Listed Property Strategy Update - November 2022
Investment Solutions | Market Insights

Paul Ashworth, Managing Partner

Our investment managers have been overseeing our listed property strategy since the early 1990s. As such, the strategy has operated through the ‘thick and thin’ of the Australian property market and economic conditions over the last 25 years. It has proven to be an important component of our client’s investment strategies, delivering attractive, stable inflation-indexed long-term income returns, capital growth, conservative capital profile, forward positioning in accordance with our economic strategy, and with individual trusts being ASX listed, providing efficient & low-cost liquidity and hence portfolio & asset allocation flexibility.
Posted 03 November 2022

We manage our property strategy to a defined set of policy attributes. These see: 

  • Liquidity through the ASX-listed property trust universe 

  • Assessed quality of underlying properties 

  • Property class positioning in accordance with our short and medium term economic strategy 

  • Leases to financially healthy firms, typically government & investment grade, with diversification of lessee exposure 

  • Weighted average lease expiry (WALE) > 5 years 

  • Distribution yields at a margin above the average 10-year bond rate  

  • Rent indexation or escalators combined with market reviews 

  • Geographical diversification 

  • Excellent debt management with gearing limited to 35% of assets with appropriate debt management 

  • Diligent, experienced through the cycle property management which is aligned to the listed trust 

  • No ‘blue-sky’ or build-to-sell property development  

  • An investment timeframe of 5 years 

The last 6 months has seen a sharp dichotomy in listed property operating performance compared with the listed price performance.  In summary, the operating performance of the underlying properties is healthy, but the prices for listed property trusts are being significantly impacted by the well-documented environment of higher long-term interest rates occasioned by inflation and short-term interest rate increases.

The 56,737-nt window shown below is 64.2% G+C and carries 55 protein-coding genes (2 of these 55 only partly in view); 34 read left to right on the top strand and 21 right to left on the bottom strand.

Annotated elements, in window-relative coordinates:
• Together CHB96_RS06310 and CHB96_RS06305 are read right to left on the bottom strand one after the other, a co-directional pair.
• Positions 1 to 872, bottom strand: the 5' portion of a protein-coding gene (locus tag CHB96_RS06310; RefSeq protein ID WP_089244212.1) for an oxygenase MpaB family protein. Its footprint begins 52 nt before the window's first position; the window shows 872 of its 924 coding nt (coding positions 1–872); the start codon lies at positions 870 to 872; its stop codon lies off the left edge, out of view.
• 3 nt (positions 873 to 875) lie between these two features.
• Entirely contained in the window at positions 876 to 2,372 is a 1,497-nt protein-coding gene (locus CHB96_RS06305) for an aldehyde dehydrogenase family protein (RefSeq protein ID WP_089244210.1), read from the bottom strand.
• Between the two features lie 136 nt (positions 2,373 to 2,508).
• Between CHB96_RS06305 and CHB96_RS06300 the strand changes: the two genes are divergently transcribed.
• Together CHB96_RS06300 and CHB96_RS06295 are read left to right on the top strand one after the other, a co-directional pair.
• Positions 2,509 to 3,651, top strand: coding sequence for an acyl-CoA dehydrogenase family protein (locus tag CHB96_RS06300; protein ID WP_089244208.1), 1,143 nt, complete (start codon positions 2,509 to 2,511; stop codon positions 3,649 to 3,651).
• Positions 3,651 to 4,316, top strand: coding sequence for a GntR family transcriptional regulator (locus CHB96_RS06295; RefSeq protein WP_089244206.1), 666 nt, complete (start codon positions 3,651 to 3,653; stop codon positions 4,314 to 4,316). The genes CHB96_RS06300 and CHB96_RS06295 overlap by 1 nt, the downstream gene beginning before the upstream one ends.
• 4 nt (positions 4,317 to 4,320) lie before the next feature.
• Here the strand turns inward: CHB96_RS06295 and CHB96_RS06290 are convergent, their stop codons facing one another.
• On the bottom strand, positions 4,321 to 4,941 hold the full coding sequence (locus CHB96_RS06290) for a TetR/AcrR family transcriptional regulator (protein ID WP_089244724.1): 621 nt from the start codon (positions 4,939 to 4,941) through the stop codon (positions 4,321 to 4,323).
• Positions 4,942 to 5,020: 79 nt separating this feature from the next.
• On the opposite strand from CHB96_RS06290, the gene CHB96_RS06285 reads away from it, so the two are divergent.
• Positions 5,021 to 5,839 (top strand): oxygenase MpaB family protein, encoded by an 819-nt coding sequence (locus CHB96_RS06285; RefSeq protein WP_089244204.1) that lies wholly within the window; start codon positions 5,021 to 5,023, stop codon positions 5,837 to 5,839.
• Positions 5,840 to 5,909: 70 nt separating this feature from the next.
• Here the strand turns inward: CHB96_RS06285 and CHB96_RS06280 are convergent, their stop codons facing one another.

At an operating performance level, our Listed Property Strategy, which is principally focussed on warehouse/logistics distribution assets, saw earnings per unit growth over the prior 12 months of 5% and we see that increasing 2.5% to 3.0% over the next 12 months with similar distribution uplift for a forecast cash yield of 6.95% per annum.   

For our existing property positions (particularly logistics property), CPI and fixed rent escalation are coming through operating cash flow. This is being modestly offset against higher finance costs for the unhedged components of debt due to increased interest rates.  For new(er), high-quality properties, similar capitalisation multiples to 12 months ago are being achieved with higher face rents and with that, yields. In summary, the forward medium-term operating environment is supportive of operating income and distributions.   

Importantly, the demand environment remains healthy with businesses moving inventory management from a just-in-time model to a resilience model post-COVID and China supply issues/concerns.  Equally, the supply environment remains supportive as there has not been an excessive build-up in supply. This is likely to remain the case as land values, financing and planning controls are restrictive.  

A significant medium term support is population growth through immigration. Recent ABS data suggests that the population has grown 1.0% over the last 12 months and the working-age population has grown 1.2% in the third quarter of this year. We view population growth via immigration as being a significant underpinning of economic growth in Australia going forward, and supportive of the demand side for both commercial and residential property.          

Overall, we assess that the warehouse & logistics property segment and supporting non-CBD office component for these regions, are well positioned over the next 3 to 5 years.  This we attribute to the combination of tight property supply, high replacement and new construction costs and goods demand backdrop supported by higher immigration and population growth. 

In terms of price performance, we note that listed property trust prices over the last 6 months have declined notwithstanding the relatively stable current and prospective operating environment.  This is made all the more confounding as the private commercial property transaction market for same-class properties has not experienced the same level of price decline. Prime properties are experiencing higher face rents, and often unchanged capitalisation rates.  On the whole though, values have fallen on average 4%, which contrasts the listed property trusts which have declined over 20%.  In a rising interest rate environment, it is right that property prices face some downward pressure (through increased capitalisation rates), but listed property prices have declined substantially move.  We would anticipate the transactional commercial property market might decline by up to 8% to 10% on the average, but still at a significant gap to the listed property market.